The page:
Intermittent fasting is relatively simple compared to traditional diets. Instead of carefully tracking calories or eliminating certain foods, you simply reduce the window in which you eat during the day. But while intermittent fasting can be an effective way to lose weight, it can also come with side effects, especially when you're first getting started. Your body needs time to adjust to a new eating pattern, which can lead to hunger pangs, headaches, and general discomfort. One symptom that can have larger health implications is nausea, Miriam Christie, MS, RD, LD, a nutritionist and dietitian in Pittsburg, CA, and medical advisor for eMediHealth, told POPSUGAR.
"Nausea, vomiting, and dizziness may be associated with high or low blood sugars," Christie explained. "These feelings are not normal and should you experience them the recommendation would be to stop practicing intermittent fasting." She noted that intermittent fasting isn't something she would recommend long-term, even if you aren't experiencing side effects: "Ensuring you are receiving a balanced diet utilising a variety of foods is the healthiest way to maintain your health," she said.
What If I Only Feel a Little Nauseous While Intermittent Fasting?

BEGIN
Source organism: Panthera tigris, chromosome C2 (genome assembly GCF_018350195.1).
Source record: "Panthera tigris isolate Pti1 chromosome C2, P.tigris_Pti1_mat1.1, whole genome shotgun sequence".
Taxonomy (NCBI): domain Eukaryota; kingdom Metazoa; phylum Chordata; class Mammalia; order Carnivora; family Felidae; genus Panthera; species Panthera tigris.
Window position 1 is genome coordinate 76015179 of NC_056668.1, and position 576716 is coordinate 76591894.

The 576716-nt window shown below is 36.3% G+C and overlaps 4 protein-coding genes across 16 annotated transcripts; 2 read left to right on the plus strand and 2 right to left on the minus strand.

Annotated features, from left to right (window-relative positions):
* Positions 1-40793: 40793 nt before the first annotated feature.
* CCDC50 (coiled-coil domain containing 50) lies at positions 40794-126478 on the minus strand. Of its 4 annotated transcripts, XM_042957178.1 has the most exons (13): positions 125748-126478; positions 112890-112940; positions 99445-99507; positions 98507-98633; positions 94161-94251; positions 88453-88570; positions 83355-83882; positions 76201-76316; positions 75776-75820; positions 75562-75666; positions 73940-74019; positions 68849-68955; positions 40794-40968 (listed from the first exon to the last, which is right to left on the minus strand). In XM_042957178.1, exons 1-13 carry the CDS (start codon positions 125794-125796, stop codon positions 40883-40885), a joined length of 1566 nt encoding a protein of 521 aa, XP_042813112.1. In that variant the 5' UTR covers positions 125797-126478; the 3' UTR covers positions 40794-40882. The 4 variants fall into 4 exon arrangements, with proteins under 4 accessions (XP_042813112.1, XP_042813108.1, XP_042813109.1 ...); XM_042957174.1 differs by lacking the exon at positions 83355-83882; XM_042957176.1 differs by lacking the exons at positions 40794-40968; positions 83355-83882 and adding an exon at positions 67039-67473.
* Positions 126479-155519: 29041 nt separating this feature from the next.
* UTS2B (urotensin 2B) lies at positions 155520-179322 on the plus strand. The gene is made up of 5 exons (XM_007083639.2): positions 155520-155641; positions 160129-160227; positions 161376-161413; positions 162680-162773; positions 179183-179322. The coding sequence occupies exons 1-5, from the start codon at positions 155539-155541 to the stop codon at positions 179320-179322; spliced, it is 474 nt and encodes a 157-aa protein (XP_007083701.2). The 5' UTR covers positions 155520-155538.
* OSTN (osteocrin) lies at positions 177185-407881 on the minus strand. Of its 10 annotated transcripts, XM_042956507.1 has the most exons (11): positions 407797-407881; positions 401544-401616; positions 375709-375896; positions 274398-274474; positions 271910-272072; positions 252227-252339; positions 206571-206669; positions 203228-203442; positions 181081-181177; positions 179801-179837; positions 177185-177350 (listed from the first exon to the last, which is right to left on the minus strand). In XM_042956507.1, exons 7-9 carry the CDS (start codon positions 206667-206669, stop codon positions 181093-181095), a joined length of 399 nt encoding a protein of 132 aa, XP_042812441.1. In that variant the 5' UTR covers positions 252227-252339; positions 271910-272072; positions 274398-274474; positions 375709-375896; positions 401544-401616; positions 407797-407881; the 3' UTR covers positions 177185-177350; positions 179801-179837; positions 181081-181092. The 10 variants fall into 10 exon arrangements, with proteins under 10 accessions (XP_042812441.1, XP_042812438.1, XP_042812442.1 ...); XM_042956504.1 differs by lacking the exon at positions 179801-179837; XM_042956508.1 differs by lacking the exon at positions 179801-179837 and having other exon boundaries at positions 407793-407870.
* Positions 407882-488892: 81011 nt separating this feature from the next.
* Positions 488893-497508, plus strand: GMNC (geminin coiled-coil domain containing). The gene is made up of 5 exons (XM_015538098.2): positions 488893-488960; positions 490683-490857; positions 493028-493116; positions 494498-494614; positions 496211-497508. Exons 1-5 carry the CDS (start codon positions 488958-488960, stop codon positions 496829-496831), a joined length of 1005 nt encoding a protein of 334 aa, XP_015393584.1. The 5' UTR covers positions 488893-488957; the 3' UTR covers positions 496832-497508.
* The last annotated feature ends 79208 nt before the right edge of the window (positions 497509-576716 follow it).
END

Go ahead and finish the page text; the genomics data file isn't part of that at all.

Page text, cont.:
If you're in the very early stages of slight nausea while intermittent fasting, take a closer look at what you're eating. "To ensure you are receiving 100 percent of your nutrient, protein, and calorie needs, it is important that you include a balanced diet with a variety of foods," Christie told POPSUGAR. This means making sure you're eating enough protein and consuming enough calories. Your diet should also be balanced otherwise, with enough fibre and a sufficient variety of fruits and vegetables. If you notice your calorie count is way down, start there and bump yourself up to a healthy range.
If you feel like your diet is as balanced as it should be and you're still feeling sick or experiencing any other side effects of intermittent fasting, Christie recommends stopping the practice immediately. Ultimately, you have to listen to what your body is telling you. If you've gone back to a regular eating schedule and you're still experiencing troubling symptoms, it's time to check in with your doctor.